In the past, people have tried to solve the problem primarily by the careful physical location of the anodes of the cathodic protection system. However, this technique makes only a slight improvement. Indeed, the problem has not been solved. Thus, it is a primary objective of this invention to eliminate the problem of mutual interference from oil well casings.
SUMMARY OF THE INVENTION These and other objects of the invention can be achieved by supplying a plurality of current pulses to the corrosion circuit in an amount sufficient to impose on the metal to be protected a negative voltage, the total amount of current delivered in each pulse being less than an amount sufficient to cause significant evolution of hydrogen gas from the metal surface. The pulse is repeated when the voltage on the metal surface, goes above a critical negative potential, in the case of steel, 0.85 volts with respect to the Cu/CuSO, reference electrode. The
current pulses for each individual oil well casing are so timed as to not overlap the current pulses of any other nearby protection system. Alternatively, the current pulses for each well are allowed to operate with no external timing control. In this case the randomners of the pulses is such that the probability of mutual interference occuring is low.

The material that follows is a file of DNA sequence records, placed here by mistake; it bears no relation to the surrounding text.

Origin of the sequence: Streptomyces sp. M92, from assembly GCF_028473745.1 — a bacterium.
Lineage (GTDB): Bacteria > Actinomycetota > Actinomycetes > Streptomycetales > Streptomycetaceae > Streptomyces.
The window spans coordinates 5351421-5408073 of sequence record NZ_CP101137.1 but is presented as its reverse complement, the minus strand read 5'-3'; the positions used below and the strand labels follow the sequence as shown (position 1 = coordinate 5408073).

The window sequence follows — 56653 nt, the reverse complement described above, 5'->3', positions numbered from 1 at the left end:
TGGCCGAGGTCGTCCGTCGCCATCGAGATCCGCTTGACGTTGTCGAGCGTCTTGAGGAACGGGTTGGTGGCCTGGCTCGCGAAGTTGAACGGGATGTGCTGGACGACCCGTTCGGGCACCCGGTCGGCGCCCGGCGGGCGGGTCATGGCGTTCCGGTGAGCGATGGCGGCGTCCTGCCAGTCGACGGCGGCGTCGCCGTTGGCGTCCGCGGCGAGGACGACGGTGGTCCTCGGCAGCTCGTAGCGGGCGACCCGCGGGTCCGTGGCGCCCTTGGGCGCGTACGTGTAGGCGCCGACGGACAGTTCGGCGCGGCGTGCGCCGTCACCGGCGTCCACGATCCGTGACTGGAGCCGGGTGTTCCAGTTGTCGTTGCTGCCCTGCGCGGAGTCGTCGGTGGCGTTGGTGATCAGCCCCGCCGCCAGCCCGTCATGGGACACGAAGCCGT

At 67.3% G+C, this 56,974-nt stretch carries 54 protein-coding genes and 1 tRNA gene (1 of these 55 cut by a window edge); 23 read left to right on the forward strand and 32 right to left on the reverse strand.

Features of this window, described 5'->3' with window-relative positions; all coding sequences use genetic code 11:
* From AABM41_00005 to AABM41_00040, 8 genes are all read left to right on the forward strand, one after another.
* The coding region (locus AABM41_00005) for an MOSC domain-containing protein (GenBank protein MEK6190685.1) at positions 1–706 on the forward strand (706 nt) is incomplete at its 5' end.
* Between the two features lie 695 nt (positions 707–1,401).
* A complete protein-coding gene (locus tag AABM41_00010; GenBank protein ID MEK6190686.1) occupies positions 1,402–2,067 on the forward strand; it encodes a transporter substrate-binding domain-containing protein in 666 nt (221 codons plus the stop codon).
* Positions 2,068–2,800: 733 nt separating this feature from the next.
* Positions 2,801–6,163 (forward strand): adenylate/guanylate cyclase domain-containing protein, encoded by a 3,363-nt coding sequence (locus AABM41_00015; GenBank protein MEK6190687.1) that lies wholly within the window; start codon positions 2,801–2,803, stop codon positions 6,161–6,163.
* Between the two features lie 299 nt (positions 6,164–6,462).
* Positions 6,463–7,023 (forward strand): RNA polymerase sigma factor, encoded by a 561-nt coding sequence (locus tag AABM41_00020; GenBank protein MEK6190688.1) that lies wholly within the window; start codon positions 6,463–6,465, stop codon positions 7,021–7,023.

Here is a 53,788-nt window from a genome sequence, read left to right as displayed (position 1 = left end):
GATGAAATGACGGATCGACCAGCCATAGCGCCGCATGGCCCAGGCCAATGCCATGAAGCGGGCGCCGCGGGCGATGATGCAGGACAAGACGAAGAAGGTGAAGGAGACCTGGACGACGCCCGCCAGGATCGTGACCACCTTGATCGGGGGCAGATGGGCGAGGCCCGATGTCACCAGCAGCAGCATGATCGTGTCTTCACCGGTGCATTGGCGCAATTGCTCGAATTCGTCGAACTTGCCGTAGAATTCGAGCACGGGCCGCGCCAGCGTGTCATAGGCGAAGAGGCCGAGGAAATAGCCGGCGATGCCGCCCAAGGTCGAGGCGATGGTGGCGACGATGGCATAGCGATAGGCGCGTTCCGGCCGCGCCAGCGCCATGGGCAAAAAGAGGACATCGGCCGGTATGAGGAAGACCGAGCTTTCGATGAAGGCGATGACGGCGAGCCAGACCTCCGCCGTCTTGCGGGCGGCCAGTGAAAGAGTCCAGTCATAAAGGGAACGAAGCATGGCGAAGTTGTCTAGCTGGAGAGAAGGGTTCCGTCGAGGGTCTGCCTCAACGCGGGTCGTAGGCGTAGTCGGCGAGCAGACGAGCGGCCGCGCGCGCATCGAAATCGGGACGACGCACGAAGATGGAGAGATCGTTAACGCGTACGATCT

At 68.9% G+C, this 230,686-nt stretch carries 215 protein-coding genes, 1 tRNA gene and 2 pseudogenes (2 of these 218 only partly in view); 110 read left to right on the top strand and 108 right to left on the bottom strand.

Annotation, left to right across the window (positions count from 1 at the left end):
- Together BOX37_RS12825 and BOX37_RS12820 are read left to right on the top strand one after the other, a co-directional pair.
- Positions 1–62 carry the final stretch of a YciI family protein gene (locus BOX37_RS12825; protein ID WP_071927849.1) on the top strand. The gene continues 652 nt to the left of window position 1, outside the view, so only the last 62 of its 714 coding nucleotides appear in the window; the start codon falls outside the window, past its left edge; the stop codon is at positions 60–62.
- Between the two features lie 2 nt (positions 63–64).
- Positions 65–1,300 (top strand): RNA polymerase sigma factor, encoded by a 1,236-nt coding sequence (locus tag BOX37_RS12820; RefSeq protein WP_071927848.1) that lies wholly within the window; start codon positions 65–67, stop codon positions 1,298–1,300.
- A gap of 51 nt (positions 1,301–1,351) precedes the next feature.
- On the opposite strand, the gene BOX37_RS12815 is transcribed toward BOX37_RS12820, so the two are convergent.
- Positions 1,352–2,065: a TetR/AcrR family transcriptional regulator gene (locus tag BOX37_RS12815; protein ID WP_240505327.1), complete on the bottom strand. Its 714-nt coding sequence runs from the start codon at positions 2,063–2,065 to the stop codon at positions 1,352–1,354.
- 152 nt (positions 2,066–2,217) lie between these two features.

BRIEF DESCRIPTION OF THE DRAWING FIG. 1 diagrammatically illustrates a typical apparatus for carrying out the general method of the subject invention.
FIG. 2 diagrammatically illustrates an embodiment of the controller of FIG. 2.
FIG. 3 is a plot of well casing potential as a function of time as it might appear when the present invention is utilized.
DESCRIPTION OF THE PREFERRED EMBODIMENT To further understand the operation of this invention and how it fulfills its objectives, it is helpful to refer to the basic theory of cathodic protection.
The various environmental factors in underground corrosion contribute to difierences in electric potential between one area of a metal surface and another. The resulting corrosion is the same whether caused by electric current impressed by an outside source or by minute currents developed due to these variations in environmental factors.